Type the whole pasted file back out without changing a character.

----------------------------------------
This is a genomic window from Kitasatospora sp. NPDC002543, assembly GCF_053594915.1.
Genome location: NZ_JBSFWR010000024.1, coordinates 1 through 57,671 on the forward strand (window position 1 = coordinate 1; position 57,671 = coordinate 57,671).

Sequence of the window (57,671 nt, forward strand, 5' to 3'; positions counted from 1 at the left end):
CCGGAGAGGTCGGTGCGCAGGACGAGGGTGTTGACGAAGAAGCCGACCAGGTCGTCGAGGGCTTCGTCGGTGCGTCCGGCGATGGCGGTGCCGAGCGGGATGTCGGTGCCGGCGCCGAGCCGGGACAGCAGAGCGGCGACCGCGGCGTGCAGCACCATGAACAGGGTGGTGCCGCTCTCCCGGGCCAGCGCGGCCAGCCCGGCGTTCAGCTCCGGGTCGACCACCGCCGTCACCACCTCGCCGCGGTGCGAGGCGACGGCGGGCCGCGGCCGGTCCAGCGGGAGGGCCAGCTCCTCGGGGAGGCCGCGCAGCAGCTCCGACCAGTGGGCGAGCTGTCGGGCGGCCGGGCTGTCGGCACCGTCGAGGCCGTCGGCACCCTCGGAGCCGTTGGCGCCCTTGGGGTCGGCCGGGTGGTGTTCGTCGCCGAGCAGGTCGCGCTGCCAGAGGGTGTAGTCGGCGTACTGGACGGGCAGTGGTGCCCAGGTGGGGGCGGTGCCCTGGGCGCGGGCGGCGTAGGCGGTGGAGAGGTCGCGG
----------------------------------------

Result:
This is a genomic window from Kitasatospora sp. NPDC002543, assembly GCF_053594915.1.
Genome location: NZ_JBSFWR010000024.1, coordinates 1 through 57,671 on the forward strand (window position 1 = coordinate 1; position 57,671 = coordinate 57,671).

Sequence of the window (57,671 nt, forward strand, 5' to 3'; positions counted from 1 at the left end):
CCGGAGAGGTCGGTGCGCAGGACGAGGGTGTTGACGAAGAAGCCGACCAGGTCGTCGAGGGCTTCGTCGGTGCGTCCGGCGATGGCGGTGCCGAGCGGGATGTCGGTGCCGGCGCCGAGCCGGGACAGCAGAGCGGCGACCGCGGCGTGCAGCACCATGAACAGGGTGGTGCCGCTCTCCCGGGCCAGCGCGGCCAGCCCGGCGTTCAGCTCCGGGTCGACCACCGCCGTCACCACCTCGCCGCGGTGCGAGGCGACGGCGGGCCGCGGCCGGTCCAGCGGGAGGGCCAGCTCCTCGGGGAGGCCGCGCAGCAGCTCCGACCAGTGGGCGAGCTGTCGGGCGGCCGGGCTGTCGGCACCGTCGAGGCCGTCGGCACCCTCGGAGCCGTTGGCGCCCTTGGGGTCGGCCGGGTGGTGTTCGTCGCCGAGCAGGTCGCGCTGCCAGAGGGTGTAGTCGGCGTACTGGACGGGCAGTGGTGCCCAGGTGGGGGCGGTGCCCTGGGCGCGGGCGGCGTAGGCGGTGGAGAGGTCGCGG